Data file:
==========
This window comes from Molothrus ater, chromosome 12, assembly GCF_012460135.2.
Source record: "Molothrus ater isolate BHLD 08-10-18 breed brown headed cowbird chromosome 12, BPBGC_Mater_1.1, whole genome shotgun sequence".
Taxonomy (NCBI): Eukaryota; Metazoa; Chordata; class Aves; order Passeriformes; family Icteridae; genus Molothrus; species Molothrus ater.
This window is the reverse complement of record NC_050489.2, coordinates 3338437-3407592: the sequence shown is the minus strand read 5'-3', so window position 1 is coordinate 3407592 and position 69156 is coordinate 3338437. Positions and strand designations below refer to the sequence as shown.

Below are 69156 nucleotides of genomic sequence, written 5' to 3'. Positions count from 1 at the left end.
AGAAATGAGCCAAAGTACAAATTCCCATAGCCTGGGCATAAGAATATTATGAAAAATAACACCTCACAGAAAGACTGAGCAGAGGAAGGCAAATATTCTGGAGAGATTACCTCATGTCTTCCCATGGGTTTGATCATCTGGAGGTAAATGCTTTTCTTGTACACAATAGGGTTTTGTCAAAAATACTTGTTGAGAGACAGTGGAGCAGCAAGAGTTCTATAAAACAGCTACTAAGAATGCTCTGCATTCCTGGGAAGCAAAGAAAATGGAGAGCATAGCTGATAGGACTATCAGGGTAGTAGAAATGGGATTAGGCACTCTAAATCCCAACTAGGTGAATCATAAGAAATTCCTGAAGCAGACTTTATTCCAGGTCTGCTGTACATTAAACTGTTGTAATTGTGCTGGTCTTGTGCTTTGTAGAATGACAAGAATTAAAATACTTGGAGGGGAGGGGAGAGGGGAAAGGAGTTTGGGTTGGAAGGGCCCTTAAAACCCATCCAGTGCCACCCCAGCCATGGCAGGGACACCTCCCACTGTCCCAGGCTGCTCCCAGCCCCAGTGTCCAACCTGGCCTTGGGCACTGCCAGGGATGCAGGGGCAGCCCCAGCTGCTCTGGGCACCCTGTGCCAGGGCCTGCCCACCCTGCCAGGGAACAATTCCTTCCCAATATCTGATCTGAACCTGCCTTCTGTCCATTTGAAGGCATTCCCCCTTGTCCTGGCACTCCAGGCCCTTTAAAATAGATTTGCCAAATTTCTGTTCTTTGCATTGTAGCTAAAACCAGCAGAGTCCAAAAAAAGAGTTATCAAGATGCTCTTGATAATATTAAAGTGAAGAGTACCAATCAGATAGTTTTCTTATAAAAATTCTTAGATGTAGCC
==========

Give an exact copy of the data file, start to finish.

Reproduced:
This window comes from Molothrus ater, chromosome 12, assembly GCF_012460135.2.
Source record: "Molothrus ater isolate BHLD 08-10-18 breed brown headed cowbird chromosome 12, BPBGC_Mater_1.1, whole genome shotgun sequence".
Taxonomy (NCBI): Eukaryota; Metazoa; Chordata; class Aves; order Passeriformes; family Icteridae; genus Molothrus; species Molothrus ater.
This window is the reverse complement of record NC_050489.2, coordinates 3338437-3407592: the sequence shown is the minus strand read 5'-3', so window position 1 is coordinate 3407592 and position 69156 is coordinate 3338437. Positions and strand designations below refer to the sequence as shown.

Below are 69156 nucleotides of genomic sequence, written 5' to 3'. Positions count from 1 at the left end.
AGAAATGAGCCAAAGTACAAATTCCCATAGCCTGGGCATAAGAATATTATGAAAAATAACACCTCACAGAAAGACTGAGCAGAGGAAGGCAAATATTCTGGAGAGATTACCTCATGTCTTCCCATGGGTTTGATCATCTGGAGGTAAATGCTTTTCTTGTACACAATAGGGTTTTGTCAAAAATACTTGTTGAGAGACAGTGGAGCAGCAAGAGTTCTATAAAACAGCTACTAAGAATGCTCTGCATTCCTGGGAAGCAAAGAAAATGGAGAGCATAGCTGATAGGACTATCAGGGTAGTAGAAATGGGATTAGGCACTCTAAATCCCAACTAGGTGAATCATAAGAAATTCCTGAAGCAGACTTTATTCCAGGTCTGCTGTACATTAAACTGTTGTAATTGTGCTGGTCTTGTGCTTTGTAGAATGACAAGAATTAAAATACTTGGAGGGGAGGGGAGAGGGGAAAGGAGTTTGGGTTGGAAGGGCCCTTAAAACCCATCCAGTGCCACCCCAGCCATGGCAGGGACACCTCCCACTGTCCCAGGCTGCTCCCAGCCCCAGTGTCCAACCTGGCCTTGGGCACTGCCAGGGATGCAGGGGCAGCCCCAGCTGCTCTGGGCACCCTGTGCCAGGGCCTGCCCACCCTGCCAGGGAACAATTCCTTCCCAATATCTGATCTGAACCTGCCTTCTGTCCATTTGAAGGCATTCCCCCTTGTCCTGGCACTCCAGGCCCTTTAAAATAGATTTGCCAAATTTCTGTTCTTTGCATTGTAGCTAAAACCAGCAGAGTCCAAAAAAAGAGTTATCAAGATGCTCTTGATAATATTAAAGTGAAGAGTACCAATCAGATAGTTTTCTTATAAAAATTCTTAGATGTAGCC